Notes from the Island
The January weather has been unusual. At the first of the
year the temperature dropped and the slough froze over. The ice was
too thin to walk on, but too thick to operate the ferry, so we pulled
ourselves back and forth in an aluminum canoe.
Then the temperature rose, the ice broke up, and the
forsythia continued to bloom. Star of Bethlehem and crocus shoots
appeared in the soil. The weather was so mild that one day while
strolling on the towpath I found a garter snake which had emerged
It rained hard for a few days and the Potomac rose to nine
feet at the Little Falls gauge. To give you an idea of what that
means, remember that three feet is our usual summertime low water
level, at five feet we have to use a plank to get off the ferry, at
ten feet the river enters the canoe shed, and at 16 1/2 feet water
enters the clubhouse.
As the river rose I lifted the railing on the Maryland
landing, raised the ferry rope and the safety cable, tied up the club
canoes, and pulled the ferry into the trees. As the water subsided I
was very careful to push the ferry back out into the river before it
became beached on dry land.
The temperature has dropped again and the mud with its many
animal and bird tracks has frozen. The flood caused little damage.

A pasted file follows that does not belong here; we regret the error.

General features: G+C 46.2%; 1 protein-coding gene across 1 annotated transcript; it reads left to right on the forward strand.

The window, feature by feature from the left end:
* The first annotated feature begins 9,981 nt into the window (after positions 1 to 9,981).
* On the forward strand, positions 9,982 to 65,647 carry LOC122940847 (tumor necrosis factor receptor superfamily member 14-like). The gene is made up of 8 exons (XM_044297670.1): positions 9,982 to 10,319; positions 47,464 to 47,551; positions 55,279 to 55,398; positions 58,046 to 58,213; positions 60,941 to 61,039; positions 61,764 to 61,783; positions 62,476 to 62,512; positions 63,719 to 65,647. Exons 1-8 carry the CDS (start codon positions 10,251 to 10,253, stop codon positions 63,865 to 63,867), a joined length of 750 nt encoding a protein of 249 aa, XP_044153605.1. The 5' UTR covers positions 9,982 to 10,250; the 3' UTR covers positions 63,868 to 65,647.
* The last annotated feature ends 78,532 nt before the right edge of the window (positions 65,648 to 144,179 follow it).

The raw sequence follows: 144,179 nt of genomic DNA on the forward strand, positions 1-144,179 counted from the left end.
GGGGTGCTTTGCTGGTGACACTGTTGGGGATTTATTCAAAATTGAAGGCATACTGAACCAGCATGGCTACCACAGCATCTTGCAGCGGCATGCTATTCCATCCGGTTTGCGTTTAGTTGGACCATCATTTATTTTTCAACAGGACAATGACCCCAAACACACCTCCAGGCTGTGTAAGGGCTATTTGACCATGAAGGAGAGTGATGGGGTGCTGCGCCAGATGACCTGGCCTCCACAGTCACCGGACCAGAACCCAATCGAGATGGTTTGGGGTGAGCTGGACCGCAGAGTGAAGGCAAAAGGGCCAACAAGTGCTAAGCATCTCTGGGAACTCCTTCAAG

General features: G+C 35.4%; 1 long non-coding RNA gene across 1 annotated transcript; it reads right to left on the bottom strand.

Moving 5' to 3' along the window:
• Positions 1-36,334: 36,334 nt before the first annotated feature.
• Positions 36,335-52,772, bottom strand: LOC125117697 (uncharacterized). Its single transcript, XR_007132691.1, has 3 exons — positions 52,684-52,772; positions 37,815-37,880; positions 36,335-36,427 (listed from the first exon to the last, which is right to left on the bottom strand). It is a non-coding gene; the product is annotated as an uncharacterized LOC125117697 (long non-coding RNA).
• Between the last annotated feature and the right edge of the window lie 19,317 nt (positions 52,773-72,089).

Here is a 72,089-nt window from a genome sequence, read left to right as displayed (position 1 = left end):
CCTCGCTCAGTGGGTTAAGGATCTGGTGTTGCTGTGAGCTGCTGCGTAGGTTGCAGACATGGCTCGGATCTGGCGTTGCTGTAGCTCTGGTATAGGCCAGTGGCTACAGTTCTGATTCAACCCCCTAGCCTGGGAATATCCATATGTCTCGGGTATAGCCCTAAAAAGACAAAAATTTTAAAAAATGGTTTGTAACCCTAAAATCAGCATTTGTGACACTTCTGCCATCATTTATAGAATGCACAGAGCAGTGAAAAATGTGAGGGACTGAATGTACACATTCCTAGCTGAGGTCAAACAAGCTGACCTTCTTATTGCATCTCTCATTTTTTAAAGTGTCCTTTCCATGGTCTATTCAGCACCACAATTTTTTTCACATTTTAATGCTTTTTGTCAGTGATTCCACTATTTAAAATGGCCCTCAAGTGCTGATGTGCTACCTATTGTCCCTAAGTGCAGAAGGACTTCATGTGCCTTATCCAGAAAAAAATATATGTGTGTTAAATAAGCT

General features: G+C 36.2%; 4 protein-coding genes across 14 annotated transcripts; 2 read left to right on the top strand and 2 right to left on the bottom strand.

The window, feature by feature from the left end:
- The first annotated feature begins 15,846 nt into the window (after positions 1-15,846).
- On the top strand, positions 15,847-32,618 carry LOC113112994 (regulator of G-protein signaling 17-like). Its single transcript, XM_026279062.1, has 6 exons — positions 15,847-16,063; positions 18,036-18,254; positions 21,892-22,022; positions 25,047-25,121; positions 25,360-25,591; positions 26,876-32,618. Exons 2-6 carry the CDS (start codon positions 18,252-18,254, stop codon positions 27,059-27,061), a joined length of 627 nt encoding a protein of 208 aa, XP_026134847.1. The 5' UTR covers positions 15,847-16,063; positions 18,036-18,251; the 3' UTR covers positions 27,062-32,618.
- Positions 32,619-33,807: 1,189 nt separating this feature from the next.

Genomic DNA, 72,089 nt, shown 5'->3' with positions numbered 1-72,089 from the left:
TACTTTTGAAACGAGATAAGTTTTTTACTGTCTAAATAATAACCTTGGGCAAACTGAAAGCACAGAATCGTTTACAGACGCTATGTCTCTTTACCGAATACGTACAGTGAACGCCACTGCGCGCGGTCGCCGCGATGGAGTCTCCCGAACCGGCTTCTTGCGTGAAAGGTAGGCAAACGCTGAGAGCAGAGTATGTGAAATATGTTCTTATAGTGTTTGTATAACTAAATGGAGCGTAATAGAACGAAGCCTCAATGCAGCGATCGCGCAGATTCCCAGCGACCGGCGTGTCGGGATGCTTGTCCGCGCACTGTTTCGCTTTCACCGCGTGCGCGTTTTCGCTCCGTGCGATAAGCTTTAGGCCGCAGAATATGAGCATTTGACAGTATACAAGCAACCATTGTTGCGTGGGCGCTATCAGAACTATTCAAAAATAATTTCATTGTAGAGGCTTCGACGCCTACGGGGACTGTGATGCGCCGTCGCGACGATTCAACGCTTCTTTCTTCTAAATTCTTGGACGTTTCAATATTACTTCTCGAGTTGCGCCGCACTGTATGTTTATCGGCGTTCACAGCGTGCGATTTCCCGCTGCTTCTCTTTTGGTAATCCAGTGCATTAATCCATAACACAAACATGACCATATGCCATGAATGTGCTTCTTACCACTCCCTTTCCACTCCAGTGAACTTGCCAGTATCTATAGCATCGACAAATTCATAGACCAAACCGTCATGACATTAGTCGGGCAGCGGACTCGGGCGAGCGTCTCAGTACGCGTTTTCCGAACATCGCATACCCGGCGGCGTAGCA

However, I was surprised to see it had washed away a fallen but still
living tree at the upper tip of the island, which had served as a
bulwark against erosion.
Also, the flood may have washed out the beaver lodge. It's a
bit early to tell, but I haven't seen any sign of the aquatic rodents
since the water rose.
Sometimes when beavers eat through a trunk, the tree will
topple but then catch in the branches of another tree. It always
seems a shame, because the first tree is now dead and the beavers
didn't get their food anyway. I saw this happen about a month ago,
and then I noticed that the beavers were coming back and chewing off
the bottom two feet every night. They did this until the dead tree
stood vertical and fell of its own weight. One morning I came out and
the only thing left was a line of wood chips running from the stump
to the second tree.
One day I was walking along the towpath daydreaming when I
heard a noise on the other side of the canal. I looked up and saw
two bucks with antlers browsing away. I thought it extraordinary
that I, and probably many others, could just walk by and not notice
the deer, unless the animals made noise. So I paid closer attention
and sure enough, I saw a third buck a hundred yards away standing
perfectly still and blending into the landscape.
I imagine we'll finally get some real snow and ice in
February. I'd hate to go an entire winter without using my skates
and cross-country skis.
-- Peter Jones, Sycamore Island Caretaker